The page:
On weekdays and Saturdays, the service pattern from the station consists of four trains per day northbound to Wick via Thurso and three trains per day southbound to Inverness via Helmsdale, Golspie, Lairg, Tain and Dingwall. (There is a fourth train bound for Inverness but it is not scheduled to call at Altnabreac.) On Sundays there is just one train per day each way.[24]

This station is designated as a request stop but the hardware is not installed due to a dispute with the neighbouring property. This means that passengers intending to alight must inform the guard in advance, and any passengers wishing to board must ensure they are in view of the train driver, and are required to use a hand signal to stop the train.

Service to the station is currently suspended for the foreseeable future as access to the station is currently impossible due to ownership disputes over the platform itself and the access track. ScotRail did not elaborate on the cause of the access problem.[25]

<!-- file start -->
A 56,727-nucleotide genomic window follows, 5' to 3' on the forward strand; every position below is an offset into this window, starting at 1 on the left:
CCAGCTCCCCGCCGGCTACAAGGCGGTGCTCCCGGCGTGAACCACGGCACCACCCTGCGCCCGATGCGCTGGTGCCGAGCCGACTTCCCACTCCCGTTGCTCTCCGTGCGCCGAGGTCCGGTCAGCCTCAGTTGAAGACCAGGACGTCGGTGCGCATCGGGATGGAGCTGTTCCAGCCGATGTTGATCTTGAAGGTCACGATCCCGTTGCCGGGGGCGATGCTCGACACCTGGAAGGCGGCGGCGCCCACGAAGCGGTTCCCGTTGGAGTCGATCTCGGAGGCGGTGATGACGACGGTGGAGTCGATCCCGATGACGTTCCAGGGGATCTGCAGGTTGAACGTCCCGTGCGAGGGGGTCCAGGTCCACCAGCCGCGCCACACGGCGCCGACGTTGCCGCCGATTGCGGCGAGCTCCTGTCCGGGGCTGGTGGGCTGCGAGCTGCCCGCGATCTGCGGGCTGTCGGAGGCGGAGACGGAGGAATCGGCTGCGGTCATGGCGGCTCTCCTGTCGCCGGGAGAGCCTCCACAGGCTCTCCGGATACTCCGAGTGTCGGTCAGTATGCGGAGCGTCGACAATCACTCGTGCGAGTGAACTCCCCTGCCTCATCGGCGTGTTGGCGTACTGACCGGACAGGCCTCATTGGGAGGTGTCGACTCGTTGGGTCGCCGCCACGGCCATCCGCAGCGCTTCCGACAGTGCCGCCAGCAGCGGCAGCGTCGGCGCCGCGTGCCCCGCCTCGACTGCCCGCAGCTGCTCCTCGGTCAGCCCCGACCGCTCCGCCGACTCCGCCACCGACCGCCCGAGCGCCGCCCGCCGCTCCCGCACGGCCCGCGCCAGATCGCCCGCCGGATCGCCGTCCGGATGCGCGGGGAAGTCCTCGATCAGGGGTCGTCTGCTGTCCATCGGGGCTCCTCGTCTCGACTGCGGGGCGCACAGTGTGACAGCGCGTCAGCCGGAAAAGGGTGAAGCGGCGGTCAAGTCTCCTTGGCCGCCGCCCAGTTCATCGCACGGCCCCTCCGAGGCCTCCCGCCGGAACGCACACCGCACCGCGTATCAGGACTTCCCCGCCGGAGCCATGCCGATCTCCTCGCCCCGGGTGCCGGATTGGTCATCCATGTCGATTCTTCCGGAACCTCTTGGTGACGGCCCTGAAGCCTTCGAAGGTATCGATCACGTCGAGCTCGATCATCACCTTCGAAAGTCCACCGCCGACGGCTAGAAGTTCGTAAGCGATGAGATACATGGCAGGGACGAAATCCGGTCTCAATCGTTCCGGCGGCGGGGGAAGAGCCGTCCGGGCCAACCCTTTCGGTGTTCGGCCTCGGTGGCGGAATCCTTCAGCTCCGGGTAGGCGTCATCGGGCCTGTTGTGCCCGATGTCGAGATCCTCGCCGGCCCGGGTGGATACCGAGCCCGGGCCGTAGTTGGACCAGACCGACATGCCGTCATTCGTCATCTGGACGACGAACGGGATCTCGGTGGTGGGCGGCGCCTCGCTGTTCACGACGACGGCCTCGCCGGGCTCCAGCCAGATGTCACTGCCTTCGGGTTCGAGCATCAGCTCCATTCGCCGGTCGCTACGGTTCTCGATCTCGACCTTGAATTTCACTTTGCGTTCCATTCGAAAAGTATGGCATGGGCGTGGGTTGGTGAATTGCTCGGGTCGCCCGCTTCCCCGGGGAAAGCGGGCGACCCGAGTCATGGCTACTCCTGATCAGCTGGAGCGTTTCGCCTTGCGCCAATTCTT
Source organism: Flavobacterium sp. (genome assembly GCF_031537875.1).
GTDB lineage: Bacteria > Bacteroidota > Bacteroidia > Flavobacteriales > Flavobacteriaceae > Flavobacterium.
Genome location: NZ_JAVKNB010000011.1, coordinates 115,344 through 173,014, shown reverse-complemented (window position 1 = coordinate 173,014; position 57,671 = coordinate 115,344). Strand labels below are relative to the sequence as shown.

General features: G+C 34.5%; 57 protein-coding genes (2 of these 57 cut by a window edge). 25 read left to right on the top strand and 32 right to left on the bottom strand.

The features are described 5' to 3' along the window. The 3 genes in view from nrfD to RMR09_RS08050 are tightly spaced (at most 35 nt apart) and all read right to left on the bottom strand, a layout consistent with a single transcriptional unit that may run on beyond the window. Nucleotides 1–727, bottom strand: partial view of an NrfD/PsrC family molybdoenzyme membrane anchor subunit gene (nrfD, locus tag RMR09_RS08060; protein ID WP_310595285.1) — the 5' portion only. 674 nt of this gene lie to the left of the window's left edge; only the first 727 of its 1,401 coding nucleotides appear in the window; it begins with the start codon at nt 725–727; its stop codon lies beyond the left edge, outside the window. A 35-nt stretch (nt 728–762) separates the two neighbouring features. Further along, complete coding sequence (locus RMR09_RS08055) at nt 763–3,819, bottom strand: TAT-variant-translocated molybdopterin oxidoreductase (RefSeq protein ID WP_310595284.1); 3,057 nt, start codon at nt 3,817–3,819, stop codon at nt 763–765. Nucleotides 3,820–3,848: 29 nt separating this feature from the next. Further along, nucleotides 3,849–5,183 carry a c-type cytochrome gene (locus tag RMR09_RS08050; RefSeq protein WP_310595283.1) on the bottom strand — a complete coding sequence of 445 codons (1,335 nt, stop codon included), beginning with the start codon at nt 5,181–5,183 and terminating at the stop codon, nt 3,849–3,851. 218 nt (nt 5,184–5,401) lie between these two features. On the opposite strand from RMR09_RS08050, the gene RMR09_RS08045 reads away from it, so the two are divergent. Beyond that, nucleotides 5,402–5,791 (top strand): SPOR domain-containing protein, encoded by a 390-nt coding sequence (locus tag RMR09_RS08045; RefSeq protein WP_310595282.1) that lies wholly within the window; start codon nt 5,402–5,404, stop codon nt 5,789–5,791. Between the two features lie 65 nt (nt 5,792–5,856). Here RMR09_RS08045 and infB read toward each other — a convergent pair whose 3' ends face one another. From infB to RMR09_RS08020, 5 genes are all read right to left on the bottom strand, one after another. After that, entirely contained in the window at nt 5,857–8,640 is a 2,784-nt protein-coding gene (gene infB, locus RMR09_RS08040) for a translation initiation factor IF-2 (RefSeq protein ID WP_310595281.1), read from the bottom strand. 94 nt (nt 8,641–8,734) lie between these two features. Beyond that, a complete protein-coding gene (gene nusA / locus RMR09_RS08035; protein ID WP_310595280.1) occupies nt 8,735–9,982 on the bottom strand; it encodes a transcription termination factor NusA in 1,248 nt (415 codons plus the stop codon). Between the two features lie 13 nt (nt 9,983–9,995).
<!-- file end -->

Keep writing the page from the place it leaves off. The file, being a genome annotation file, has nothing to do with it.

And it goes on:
Preceding station National Rail National Rail Following station
Forsinard   ScotRail
Far North Line
  Historical railways  
Line and station open
  Highland Railway
Sutherland and Caithness Railway
Line and station open


  1. ^ Brailsford 2017, Gaelic/English Station Index.
  2. ^ Deaves, Phil. "Railway Codes". railwaycodes.org.uk. Retrieved 27 September 2022.
  3. ^ a b Butt (1995), page 15
  4. ^ "OS1/33/1/135 | ScotlandsPlaces". scotlandsplaces.gov.uk. Retrieved 27 April 2023.
  5. ^ Bridge, Mike, ed. (2017). TRACKatlas of Mainland Britain: A Comprehensive Geographic Atlas Showing the Rail Network of Great Britain (3rd ed.). Sheffield: Platform 5 Publishing Ltd. p. 103. ISBN 978 1909431 26 3.